I am sobbing as I drive. It is a particular kind of release, one that evokes another bout of sobbing, the time I drove back from Sedona.
I didn’t know it then, but it was the winter I would decide to move to Seattle. The divorce paperwork had been submitted. I had told my family I wasn’t coming home for the holidays. I booked a beautiful room on a creek with a luxe four poster bed and a fireplace. I thought I would spent my week journaling and doing inner work. Instead, I hiked, I read People magazine in the tub and ate Chinese food.
I drove back to LA on December 26, leaving early in the morning. It had snowed and as I followed the road along a creek to Flagstaff and the trees were dusted white. When I hit the Interstate, the roads were empty, everyone still asleep from their holiday revelling. At a point in the road I could see the straight clear path open, the high desert hills ceding way to the flat road. In that moment I had a flood of ahas about my divorce, truths about myself that were finally ready to come out – how I’d let myself be displaced and devalued. How I was going to be OK without my life before. I was crying so hard I had a pragmatic thought that I should pull over, but the road was silent. It was just me. I remember thinking it was like being reborn, that road was a transition from one world to another, the tears, the clear, inevitable canal leading to my future.
Two weeks later, I found my Seattle house online.
Here, winding through the back roads to my parents house is a parallel moment, the swarm of insight settling into a clear inexorable picture for myself. This is a birth, I think through my tears.
This is a birth.
Two weeks later it is a Tuesday, like any other Tuesday.
I’m at Starbucks writing the blog, writing the very words in the paragraph above -writing “this is a birth” – when I get an email from my adoption counselor.
There is a last-minute placement happening. They are inducing the birth mother today. She needs a yes or no within the hour if I want to be part of the pool for this baby. My heart flutters for a minute.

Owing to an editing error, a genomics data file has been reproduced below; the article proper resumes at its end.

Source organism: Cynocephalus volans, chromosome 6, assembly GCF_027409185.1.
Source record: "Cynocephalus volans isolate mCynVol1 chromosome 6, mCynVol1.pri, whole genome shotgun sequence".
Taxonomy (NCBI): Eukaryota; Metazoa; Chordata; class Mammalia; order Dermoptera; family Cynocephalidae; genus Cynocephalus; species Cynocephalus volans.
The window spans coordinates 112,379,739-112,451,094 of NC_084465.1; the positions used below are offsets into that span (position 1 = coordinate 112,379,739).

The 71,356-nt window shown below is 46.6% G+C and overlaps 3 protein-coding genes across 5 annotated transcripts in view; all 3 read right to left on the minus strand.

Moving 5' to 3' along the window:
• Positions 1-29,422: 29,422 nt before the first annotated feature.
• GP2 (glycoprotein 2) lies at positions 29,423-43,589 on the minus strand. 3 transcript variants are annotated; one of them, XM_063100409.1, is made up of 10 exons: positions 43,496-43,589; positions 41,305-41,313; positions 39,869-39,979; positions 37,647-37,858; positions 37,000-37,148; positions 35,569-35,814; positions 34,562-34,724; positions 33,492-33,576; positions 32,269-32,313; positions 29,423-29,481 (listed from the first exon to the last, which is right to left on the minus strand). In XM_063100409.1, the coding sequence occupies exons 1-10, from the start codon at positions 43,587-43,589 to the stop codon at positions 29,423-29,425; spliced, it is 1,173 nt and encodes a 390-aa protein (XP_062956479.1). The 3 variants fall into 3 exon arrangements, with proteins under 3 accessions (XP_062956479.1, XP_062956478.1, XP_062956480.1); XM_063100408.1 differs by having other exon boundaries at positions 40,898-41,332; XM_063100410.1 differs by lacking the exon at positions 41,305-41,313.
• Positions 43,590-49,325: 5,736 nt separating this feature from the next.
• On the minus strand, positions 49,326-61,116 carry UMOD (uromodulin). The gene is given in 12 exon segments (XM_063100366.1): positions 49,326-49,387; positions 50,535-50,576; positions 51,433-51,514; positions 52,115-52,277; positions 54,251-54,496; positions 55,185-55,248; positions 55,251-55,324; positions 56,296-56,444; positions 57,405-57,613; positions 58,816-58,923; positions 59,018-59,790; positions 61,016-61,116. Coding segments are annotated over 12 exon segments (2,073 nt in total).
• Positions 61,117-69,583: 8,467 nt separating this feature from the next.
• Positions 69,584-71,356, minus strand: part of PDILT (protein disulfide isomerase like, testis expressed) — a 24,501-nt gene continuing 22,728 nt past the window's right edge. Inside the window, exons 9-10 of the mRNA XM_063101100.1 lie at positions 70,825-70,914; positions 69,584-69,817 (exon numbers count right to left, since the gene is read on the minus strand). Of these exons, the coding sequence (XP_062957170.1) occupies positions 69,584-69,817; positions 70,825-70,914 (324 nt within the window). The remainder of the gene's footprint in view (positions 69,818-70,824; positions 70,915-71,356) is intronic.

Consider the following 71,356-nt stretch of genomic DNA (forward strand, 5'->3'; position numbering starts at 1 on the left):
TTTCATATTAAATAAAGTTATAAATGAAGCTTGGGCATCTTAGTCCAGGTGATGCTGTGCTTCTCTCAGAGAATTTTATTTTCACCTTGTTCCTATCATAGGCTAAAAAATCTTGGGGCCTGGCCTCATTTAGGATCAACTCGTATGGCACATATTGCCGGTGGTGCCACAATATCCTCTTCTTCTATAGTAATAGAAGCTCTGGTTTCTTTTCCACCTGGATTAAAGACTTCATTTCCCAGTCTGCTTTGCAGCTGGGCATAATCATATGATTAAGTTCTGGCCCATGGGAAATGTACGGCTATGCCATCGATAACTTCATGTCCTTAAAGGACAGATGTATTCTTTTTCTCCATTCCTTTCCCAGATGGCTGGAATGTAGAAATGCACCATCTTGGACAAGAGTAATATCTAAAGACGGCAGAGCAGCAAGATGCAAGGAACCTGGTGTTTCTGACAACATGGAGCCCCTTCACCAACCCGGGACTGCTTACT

I’ve gotten other emails of this kind over the last year and a half. A month back I had passed on a similar email. It sat in my inbox for days and just never spoke to me. I had emailed the agency back past the three day deadline and said I was going to pass on it.
But here, my heart flutters.
I text Carina. There are some medical questions I want some advice on if I can get it within the time parameters. The birth mom only just found out she was pregnant, near full term. She reported occasional drinking and cocaine use over the course of the pregnancy.
Though it is Tuesday afternoon, by a stroke of luck, Carina is free. I send her the email and we go through it. “There’s nothing in here that I’m worried about,” she says confidently as Dr. Carina.
Then, as my sister-in-law she says, “Oh my god, what if this is IT?”
We hang up. I email my counselor saying “Yes. IN.” It is 2:22.
I get a text from Carina saying: “Today’s date, all 1’s and 7’s!”
I think, this is a sign. There is no way this is not happening.
This is happening.
C asks if she can tell Seath (of course!) and then she says, “Let’s get some work up on this.”
I text a bunch of people asking them to hold space for this baby.
Among the many responses I get are Amy telling me that she and the girls had done a visioning that past weekend, thinking “it was time for this baby.” Neha reminds me she had a dream with me and a baby that past week. I get hearts and pregnant women emoji’s. Ashley says, “C’mon little Crab!”
I never run into Jill, but I catch her in the Starbucks parking lot, along with her son. I flag her down, an anchor as I settle into the jitters about the email.
When I talk to Maevey she says, “Dude, how are you going to handle the disappointment if it doesn’t happen?”
I think for a second. “I don’t think I’ll be disappointed. Then it wasn’t meant to be,” I say.
The girls are out of town at Barbie and Brian’s house and Seath texts me do I want to join him and Carina for dinner at la Medusa. I do. I’m all buzzy inside and need a drink. I feel calmed by being with my beloved family. We eat pasta. Carina talks for 20 minutes about how cute babies are with hair and she hopes the baby has hair. Seath has to cut her off with an, “OK, OK, that’s enough.” Carina only smiles her twinkly smile.
The next morning I walk at Seward Park. As I leave the trail and exit the park, my grandpa’s car, a 1968 blue El Camino is parked at the mouth of the park. I take a picture and post on Instagram, “Hey Kinnes, Stan is at Seward Park.”
Part of my day is spent at the doctor’s – I have to renew my health certification for the adoption. It’s the last piece – I’ve already redone my fingerprints and other details. My doctor comes in and says, “I felt kind of bad having you come in for a paperwork visit but I was excited to see you!” She is a lovely earthy woman who I’d love to be friends with were she not my doctor. I tell her about the email and that my sister-in-law and I are excited and let’s see what happens.